In the past few years, there has been a surge in what’s called the mindful eating trend, which is all about staying present in the moment and enjoying it. This approach gained popularity because it doesn’t focus on restriction, but instead aims at changing our relationship with food.
Mindful eating is opposed to mindless eating, which is all too common these days. The latter refers to eating past fullness, eating out of boredom, emotional eating, eating and multitasking, and eating to gain comfort and soothe yourself. Conversely, mindful eating refers to eating when your body tells you to, enjoying eating, thinking about where food comes from, listening to your body, and stopping when you feel like it.
Skip escalators and elevators. I took the stairs EVERYWHERE! I worked on the sixth floor when I started this endeavor. I had to start getting to work earlier than normal just to make sure I'd make it up in time without being disgustingly sweaty. I lost 40 pounds in the first eight months and now I'm running half marathons multiple times per year!
Give up delivery and start preparing your own meals instead.
You can practice being more mindful in the way you eat simply by slowing down and concentrating on your plate. Let yourself be immersed in flavors, textures, tastes, and smells. Think of how the bite melts into your mouth and what kind of nutritional value you get from it.
Also, you need to learn to trust your body. Our bodies are smart mechanisms that can signal both hunger and fullness, except we sometimes prefer not to listen to them. In reality, when the mind tells you to grab another piece of cake, you may ask your body if it really wants one. You may be surprised by the answer.
Stop forcing yourself to go to the gym if you hate it, and find an exercise you actually enjoy. I gave up trying to enjoy the gym and found things I actually like doing! What a difference! I've lost 30 pounds simply by finding exercise I enjoy, such as hiking, biking, yoga, swimming, snowshoeing, and kayaking, among other things. Now I crave exercise and can't wait for my next workout session, because nothing feels like a workout anymore!
Just doing something in the gym everyday is better than nothing.
This advice helped me so much. It really reinforces that this is a lifestyle change by forcing you to just go be active everyday. It also helps just in the sense its objectively true doing 10-15 minutes on the treadmill is better than nothing if you really arent motivated at all. The biggest way it helps though is on the days you are unmotivated, once you start you will often just do your full workout.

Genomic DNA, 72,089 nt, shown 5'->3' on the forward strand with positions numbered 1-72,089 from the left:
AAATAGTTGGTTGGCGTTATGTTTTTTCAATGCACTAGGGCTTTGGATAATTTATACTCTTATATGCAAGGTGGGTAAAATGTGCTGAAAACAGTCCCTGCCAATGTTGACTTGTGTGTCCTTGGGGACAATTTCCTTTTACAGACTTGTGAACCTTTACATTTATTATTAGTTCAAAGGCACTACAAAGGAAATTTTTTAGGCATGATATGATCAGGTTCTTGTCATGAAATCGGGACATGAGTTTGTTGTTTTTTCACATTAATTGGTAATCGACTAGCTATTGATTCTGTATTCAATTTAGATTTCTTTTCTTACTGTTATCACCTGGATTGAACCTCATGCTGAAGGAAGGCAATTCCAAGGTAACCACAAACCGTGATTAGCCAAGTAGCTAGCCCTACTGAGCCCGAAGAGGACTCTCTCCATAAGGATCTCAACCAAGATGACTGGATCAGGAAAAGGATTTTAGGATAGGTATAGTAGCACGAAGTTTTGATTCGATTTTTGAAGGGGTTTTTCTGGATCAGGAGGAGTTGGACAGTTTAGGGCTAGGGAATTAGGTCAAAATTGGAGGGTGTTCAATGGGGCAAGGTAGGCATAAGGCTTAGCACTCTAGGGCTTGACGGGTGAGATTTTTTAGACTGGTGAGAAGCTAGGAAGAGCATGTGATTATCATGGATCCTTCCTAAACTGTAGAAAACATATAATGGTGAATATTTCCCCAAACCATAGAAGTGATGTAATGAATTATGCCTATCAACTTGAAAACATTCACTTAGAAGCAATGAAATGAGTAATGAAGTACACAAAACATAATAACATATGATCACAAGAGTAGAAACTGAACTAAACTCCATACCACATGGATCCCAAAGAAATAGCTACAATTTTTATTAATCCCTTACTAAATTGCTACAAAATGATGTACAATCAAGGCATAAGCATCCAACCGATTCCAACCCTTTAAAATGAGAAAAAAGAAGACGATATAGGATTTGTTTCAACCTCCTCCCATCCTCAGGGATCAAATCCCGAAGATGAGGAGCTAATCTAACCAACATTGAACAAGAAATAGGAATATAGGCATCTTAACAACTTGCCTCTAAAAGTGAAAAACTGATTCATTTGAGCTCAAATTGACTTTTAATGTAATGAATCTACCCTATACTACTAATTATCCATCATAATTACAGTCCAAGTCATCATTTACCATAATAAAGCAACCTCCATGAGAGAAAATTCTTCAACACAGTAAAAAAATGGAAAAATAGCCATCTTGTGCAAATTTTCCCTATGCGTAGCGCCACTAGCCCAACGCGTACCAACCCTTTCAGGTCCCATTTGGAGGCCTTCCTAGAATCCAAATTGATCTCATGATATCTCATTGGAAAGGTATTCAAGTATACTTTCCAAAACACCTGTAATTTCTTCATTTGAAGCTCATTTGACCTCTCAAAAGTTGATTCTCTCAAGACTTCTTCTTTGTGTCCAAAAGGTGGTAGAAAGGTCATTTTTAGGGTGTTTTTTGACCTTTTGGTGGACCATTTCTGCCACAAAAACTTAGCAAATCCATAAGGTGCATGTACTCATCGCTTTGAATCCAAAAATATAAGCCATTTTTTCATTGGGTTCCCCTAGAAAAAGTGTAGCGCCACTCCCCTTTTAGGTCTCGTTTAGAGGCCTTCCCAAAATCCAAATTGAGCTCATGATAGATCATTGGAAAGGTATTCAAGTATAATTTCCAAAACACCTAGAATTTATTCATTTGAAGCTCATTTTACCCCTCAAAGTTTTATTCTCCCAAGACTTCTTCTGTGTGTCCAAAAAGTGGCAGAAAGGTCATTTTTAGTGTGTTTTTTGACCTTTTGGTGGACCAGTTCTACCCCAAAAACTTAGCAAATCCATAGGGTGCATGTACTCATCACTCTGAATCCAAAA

Ditch the soda, seriously. I decided to give up soda for Lent since I had one almost every day at lunch. After the first two weeks I lost 10 pounds! When it was over I honestly didn't even crave it all at anymore. That was years ago and now the taste of soda is always too much sweetness in a drink for me.
Cut down on sugar. "Trying to eat healthier foods" is good to do, but it's also vague. For example, I've seen people go on strict low-carb diets and drink insane amounts of Gatorade. There are tons of things you wouldn't expect to have a lot of sugar in them, too- it's not always the obvious stuff like cookies.
Buy smaller plates.
I don't hear this one too often, but it's basically an aide to the common "Eat smaller portions" advice. Willing yourself to eat smaller portions can be difficult, but a smaller plate can look full with less food on it, and that can have a very real psychological effect. You still get that "I cleaned my whole plate" satisfaction, but you've eaten less to get it.
Patience. Losing weight (especially a significant amount of weight) takes a considerable amount of time.
I lost 60 pounds, but it took upwards of 16 months of constant work. It was a shade under a pound a week.
Ditch friends who sabotage you or try to keep you from progressing on your goal. If you're 180 pounds of fat and they say you're getting too skinny they're not trying to help you.
unless you're Chris Traeger you're gonna f**k up. it took me two years of trying to get the momentum I needed to lose 110 pounds. I've got 50 to go and I've lost that momentum and it's taken me a few months to get back in the swing of it. [Messing] up is a part of progress and progress isn't linear.
Stop weighing yourself as a means of measuring your progress. For a while I was focused on making my weight number constantly decrease. When I stopped looking at that and just focused on being healthy — eating right, fruits and veggies for snacks, exercising — that was when I started losing weight and feeling better!